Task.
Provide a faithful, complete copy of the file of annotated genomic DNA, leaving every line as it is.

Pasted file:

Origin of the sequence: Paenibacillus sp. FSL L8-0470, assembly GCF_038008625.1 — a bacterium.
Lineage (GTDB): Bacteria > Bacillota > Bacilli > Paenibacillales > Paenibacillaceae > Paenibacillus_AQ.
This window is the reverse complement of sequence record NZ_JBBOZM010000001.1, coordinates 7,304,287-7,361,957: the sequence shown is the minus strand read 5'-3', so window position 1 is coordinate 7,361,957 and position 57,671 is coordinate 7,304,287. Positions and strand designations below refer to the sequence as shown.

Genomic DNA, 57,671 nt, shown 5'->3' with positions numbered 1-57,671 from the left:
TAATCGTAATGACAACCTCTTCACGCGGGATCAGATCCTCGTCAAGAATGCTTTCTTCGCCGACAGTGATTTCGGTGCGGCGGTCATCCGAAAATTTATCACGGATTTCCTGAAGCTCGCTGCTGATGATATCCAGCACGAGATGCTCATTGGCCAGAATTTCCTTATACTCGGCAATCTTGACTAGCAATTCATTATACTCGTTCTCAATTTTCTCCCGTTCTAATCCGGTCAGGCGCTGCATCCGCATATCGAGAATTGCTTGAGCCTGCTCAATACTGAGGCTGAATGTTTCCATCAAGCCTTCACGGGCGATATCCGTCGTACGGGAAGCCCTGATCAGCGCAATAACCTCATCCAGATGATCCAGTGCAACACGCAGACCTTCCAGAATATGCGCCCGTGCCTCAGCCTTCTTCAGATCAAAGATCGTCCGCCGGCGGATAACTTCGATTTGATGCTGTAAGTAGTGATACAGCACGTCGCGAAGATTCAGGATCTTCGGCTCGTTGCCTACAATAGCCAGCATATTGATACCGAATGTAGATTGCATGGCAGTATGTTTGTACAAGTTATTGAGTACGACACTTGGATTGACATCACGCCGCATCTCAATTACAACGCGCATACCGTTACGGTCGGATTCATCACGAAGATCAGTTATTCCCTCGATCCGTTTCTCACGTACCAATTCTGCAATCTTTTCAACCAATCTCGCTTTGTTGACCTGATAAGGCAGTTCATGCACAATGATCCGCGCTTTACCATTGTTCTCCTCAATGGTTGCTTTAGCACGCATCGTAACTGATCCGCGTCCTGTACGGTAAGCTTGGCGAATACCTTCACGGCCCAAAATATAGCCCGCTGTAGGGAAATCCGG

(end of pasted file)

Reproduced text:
Origin of the sequence: Paenibacillus sp. FSL L8-0470, assembly GCF_038008625.1 — a bacterium.
Lineage (GTDB): Bacteria > Bacillota > Bacilli > Paenibacillales > Paenibacillaceae > Paenibacillus_AQ.
This window is the reverse complement of sequence record NZ_JBBOZM010000001.1, coordinates 7,304,287-7,361,957: the sequence shown is the minus strand read 5'-3', so window position 1 is coordinate 7,361,957 and position 57,671 is coordinate 7,304,287. Positions and strand designations below refer to the sequence as shown.

Genomic DNA, 57,671 nt, shown 5'->3' with positions numbered 1-57,671 from the left:
TAATCGTAATGACAACCTCTTCACGCGGGATCAGATCCTCGTCAAGAATGCTTTCTTCGCCGACAGTGATTTCGGTGCGGCGGTCATCCGAAAATTTATCACGGATTTCCTGAAGCTCGCTGCTGATGATATCCAGCACGAGATGCTCATTGGCCAGAATTTCCTTATACTCGGCAATCTTGACTAGCAATTCATTATACTCGTTCTCAATTTTCTCCCGTTCTAATCCGGTCAGGCGCTGCATCCGCATATCGAGAATTGCTTGAGCCTGCTCAATACTGAGGCTGAATGTTTCCATCAAGCCTTCACGGGCGATATCCGTCGTACGGGAAGCCCTGATCAGCGCAATAACCTCATCCAGATGATCCAGTGCAACACGCAGACCTTCCAGAATATGCGCCCGTGCCTCAGCCTTCTTCAGATCAAAGATCGTCCGCCGGCGGATAACTTCGATTTGATGCTGTAAGTAGTGATACAGCACGTCGCGAAGATTCAGGATCTTCGGCTCGTTGCCTACAATAGCCAGCATATTGATACCGAATGTAGATTGCATGGCAGTATGTTTGTACAAGTTATTGAGTACGACACTTGGATTGACATCACGCCGCATCTCAATTACAACGCGCATACCGTTACGGTCGGATTCATCACGAAGATCAGTTATTCCCTCGATCCGTTTCTCACGTACCAATTCTGCAATCTTTTCAACCAATCTCGCTTTGTTGACCTGATAAGGCAGTTCATGCACAATGATCCGCGCTTTACCATTGTTCTCCTCAATGGTTGCTTTAGCACGCATCGTAACTGATCCGCGTCCTGTACGGTAAGCTTGGCGAATACCTTCACGGCCCAAAATATAGCCCGCTGTAGGGAAATCCGG